In the week before Hamza and Husain spoke by phone to ThinkProgress, two former NFL players died — Joe McKnight at the age of 29, and Rashaan Salaam at 42. The news of both deaths shook them.

“You see a lot of players dying young, and not only are they dying young, they’re dying violent deaths,” Husain said. “Suicides, shootings, this is a huge issue.”

McKnight, a 29-year-old who played for both the New York Jets and the Chiefs, was murdered in broad daylight in New Orleans over what started as a road rage incident. Ronald Gaser, the man who shot and killed him, was initially released from police custody before being arrested on manslaughter charges a few days later. Husain, who was teammates with McKnight in Kansas City, took to Twitter to ask McKnight’s former employers in the NFL and his alma matter, the University of Southern California, to seek justice for the fallen player.

Four days later, Salaam, a former Heisman winner, committed suicide in Colorado. His brother later told reporters that Salaam suffered from depression, anxiety, apathy, and memory loss, all symptoms of chronic traumatic encephalopathy (CTE), the degenerative brain disease caused by repeated blows to the head that has recently been discovered in many deceased NFL players.

Salaam was a proud Muslim, and when Hamza and Husain were growing up, his success proved to them that their faith and football dreams weren’t mutually exclusive.

“Rashaan was a superhero to us,” Hamza said. “This hit me hard because of my personal experience with suicidal thoughts.”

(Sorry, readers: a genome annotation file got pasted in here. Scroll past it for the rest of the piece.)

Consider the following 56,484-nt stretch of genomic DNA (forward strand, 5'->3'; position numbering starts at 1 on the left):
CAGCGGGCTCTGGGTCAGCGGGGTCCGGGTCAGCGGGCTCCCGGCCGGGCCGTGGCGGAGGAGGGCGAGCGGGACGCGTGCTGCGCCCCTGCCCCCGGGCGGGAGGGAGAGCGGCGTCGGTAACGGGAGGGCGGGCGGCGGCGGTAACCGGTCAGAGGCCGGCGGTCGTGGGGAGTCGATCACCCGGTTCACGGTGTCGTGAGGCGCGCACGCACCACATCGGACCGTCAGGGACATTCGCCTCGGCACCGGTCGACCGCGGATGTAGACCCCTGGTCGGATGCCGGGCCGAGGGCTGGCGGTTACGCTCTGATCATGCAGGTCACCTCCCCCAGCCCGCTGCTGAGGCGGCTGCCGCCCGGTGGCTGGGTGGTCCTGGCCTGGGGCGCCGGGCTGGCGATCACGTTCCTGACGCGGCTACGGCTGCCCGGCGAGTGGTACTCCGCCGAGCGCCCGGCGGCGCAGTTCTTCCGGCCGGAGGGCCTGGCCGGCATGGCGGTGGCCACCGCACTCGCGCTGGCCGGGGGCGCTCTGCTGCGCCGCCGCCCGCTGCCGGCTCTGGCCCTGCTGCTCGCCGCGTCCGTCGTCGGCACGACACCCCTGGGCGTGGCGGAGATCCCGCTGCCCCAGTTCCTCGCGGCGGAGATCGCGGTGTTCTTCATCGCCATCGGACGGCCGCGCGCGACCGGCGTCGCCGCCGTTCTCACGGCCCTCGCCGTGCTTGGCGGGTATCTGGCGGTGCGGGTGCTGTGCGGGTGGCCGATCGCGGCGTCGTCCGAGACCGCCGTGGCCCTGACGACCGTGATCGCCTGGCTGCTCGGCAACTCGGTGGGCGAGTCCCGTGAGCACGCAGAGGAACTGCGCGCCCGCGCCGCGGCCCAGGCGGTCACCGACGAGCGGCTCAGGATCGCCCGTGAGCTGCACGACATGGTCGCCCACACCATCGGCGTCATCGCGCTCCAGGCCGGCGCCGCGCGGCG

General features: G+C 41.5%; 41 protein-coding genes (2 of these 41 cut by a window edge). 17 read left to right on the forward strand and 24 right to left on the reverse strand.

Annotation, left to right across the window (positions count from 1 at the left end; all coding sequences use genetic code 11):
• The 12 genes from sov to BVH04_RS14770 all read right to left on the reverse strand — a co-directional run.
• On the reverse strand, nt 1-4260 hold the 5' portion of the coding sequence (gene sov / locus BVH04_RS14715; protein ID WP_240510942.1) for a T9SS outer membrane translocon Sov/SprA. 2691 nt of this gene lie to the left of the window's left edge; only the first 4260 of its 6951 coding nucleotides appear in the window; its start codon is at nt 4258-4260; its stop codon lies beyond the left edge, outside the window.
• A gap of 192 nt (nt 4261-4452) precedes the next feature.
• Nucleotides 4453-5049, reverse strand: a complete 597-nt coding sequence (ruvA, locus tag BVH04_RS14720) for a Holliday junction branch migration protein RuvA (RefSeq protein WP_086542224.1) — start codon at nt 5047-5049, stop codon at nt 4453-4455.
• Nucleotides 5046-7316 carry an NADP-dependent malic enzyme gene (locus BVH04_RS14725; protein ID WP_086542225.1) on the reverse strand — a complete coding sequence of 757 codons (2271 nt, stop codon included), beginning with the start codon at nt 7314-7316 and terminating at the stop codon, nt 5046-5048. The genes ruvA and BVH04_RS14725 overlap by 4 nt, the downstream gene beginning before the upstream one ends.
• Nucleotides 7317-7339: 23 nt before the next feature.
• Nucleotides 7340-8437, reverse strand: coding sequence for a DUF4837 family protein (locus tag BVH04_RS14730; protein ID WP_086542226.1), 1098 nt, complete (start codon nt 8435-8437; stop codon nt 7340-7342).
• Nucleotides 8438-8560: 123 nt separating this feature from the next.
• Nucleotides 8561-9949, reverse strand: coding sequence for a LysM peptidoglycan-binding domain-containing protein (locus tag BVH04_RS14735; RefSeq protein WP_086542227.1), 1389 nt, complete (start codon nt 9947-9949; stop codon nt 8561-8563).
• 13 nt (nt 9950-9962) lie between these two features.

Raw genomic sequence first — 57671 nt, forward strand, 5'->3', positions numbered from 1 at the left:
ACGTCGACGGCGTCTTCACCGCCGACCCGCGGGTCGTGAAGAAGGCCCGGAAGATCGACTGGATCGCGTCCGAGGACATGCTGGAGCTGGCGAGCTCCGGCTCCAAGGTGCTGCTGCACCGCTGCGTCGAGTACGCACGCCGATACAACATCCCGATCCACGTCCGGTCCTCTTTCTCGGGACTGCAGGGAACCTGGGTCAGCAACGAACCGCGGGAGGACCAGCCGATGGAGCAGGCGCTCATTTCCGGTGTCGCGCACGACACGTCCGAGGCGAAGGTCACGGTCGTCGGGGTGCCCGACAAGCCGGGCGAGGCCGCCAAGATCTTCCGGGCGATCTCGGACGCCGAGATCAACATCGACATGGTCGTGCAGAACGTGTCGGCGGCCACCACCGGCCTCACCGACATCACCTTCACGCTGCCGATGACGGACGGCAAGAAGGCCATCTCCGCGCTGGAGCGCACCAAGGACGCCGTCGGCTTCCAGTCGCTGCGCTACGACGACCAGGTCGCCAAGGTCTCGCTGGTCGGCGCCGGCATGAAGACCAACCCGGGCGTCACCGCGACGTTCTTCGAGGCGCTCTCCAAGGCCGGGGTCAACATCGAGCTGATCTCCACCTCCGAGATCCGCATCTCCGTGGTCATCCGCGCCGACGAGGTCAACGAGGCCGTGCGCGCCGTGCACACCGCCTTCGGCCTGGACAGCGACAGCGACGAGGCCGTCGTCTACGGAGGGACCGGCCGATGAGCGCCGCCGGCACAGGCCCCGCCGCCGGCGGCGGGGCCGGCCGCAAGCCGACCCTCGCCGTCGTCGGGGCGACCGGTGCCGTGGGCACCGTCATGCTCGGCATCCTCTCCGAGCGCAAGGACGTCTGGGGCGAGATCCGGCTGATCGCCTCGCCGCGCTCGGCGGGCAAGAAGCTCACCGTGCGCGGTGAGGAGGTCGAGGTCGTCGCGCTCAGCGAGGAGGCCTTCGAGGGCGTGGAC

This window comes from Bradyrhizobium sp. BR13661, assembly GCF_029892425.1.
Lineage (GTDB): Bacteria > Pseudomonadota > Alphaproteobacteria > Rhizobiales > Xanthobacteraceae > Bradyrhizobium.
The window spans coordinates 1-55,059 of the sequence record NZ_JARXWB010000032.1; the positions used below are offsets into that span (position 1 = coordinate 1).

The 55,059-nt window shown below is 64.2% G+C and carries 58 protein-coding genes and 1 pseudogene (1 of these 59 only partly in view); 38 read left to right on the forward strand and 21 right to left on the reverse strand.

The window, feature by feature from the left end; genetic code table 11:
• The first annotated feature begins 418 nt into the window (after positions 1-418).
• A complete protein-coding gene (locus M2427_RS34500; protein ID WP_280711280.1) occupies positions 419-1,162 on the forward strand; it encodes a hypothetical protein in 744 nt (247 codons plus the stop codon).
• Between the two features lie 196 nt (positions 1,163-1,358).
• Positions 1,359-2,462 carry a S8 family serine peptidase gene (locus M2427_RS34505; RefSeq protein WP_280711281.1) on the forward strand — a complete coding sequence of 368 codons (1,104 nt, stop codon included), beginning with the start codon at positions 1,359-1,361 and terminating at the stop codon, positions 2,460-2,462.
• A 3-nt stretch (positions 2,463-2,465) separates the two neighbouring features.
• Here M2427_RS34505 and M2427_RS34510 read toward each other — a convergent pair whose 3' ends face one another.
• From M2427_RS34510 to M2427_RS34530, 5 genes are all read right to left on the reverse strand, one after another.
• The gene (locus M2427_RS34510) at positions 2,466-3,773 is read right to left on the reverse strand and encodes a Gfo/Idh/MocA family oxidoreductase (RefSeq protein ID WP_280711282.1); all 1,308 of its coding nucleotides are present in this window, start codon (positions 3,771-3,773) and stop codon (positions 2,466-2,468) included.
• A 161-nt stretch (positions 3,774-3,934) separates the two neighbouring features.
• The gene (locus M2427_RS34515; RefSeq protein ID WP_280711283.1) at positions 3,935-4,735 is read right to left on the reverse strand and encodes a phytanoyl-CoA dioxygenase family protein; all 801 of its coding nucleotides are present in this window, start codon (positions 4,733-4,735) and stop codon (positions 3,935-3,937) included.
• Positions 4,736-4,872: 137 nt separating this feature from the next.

Hamza and Husain know better than most that tomorrow is never guaranteed in the NFL, on or off the field. In fact, at times, football and death seem intrinsically linked.

That’s why they decided to skip the 2012 season to perform the Fifth Pillar of Islam — making a pilgrimage to Mecca — despite the fact that both had marquee years in 2011. Hamza saw two of his Denver Broncos teammates die in a six-week span after the 2005 season. Within his first three years in the league, Husain suffered four concussions over the course of 15 months, including one that ended his 2011 season prematurely.

So yes, taking a year off for this journey was a big risk, but it was one they had to take given the dangers of their job.

The years since have only justified that choice. Hamza has struggled mightily since the trip, dealing with depression while fighting the NFL for access to his benefits and meeting roadblock after roadblock while trying to jumpstart a second career. Husain, who played for three years with the Chiefs after the trip, decided to end his career this spring, after suffering his fifth concussion in 2015. He worried the next one could kill him.

Both men still love football despite all of their struggles on and off the field, but they want to see changes made — serious changes in how the league operates and treats its players — so that the sport stops being synonymous with suffering.

First of all, players need guaranteed contracts. This way, teams will have more motivation to properly treat players’ injuries and rehabilitate them, not just cut them at the first sign of trouble. As a result, players will feel more secure disclosing their injuries.

“Once you have guaranteed contracts, now I have no choice but to have your best interest in mind, you’re the best player and person you can be, because you’re going to be here,” Hamza said.

Hamza, left, and Husain, right. CREDIT: Instagram